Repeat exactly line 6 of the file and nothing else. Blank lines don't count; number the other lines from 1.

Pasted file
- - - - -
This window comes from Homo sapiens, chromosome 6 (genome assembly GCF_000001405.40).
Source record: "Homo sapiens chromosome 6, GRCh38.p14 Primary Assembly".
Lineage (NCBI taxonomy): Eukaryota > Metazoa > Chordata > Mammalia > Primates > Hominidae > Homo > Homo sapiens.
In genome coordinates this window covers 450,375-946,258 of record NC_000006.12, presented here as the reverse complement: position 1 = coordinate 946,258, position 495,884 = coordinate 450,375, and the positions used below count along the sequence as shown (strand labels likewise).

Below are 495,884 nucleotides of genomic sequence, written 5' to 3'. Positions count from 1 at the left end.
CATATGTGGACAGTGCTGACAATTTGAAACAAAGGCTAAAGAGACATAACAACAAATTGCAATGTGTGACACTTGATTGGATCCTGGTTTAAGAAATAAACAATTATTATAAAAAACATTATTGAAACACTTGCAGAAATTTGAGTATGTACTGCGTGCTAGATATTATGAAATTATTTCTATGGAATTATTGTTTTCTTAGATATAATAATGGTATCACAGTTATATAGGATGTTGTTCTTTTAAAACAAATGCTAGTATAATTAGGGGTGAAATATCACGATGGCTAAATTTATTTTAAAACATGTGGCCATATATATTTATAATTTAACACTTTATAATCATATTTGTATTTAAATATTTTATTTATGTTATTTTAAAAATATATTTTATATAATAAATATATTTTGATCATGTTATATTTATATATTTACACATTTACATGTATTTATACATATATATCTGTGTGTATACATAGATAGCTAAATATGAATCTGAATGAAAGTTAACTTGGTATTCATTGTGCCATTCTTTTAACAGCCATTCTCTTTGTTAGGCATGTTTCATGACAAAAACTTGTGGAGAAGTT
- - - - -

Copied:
CATATGTGGACAGTGCTGACAATTTGAAACAAAGGCTAAAGAGACATAACAACAAATTGCAATGTGTGACACTTGATTGGATCCTGGTTTAAGAAATAAACAATTATTATAAAAAACATTATTGAAACACTTGCAGAAATTTGAGTATGTACTGCGTGCTAGATATTATGAAATTATTTCTATGGAATTATTGTTTTCTTAGATATAATAATGGTATCACAGTTATATAGGATGTTGTTCTTTTAAAACAAATGCTAGTATAATTAGGGGTGAAATATCACGATGGCTAAATTTATTTTAAAACATGTGGCCATATATATTTATAATTTAACACTTTATAATCATATTTGTATTTAAATATTTTATTTATGTTATTTTAAAAATATATTTTATATAATAAATATATTTTGATCATGTTATATTTATATATTTACACATTTACATGTATTTATACATATATATCTGTGTGTATACATAGATAGCTAAATATGAATCTGAATGAAAGTTAACTTGGTATTCATTGTGCCATTCTTTTAACAGCCATTCTCTTTGTTAGGCATGTTTCATGACAAAAACTTGTGGAGAAGTT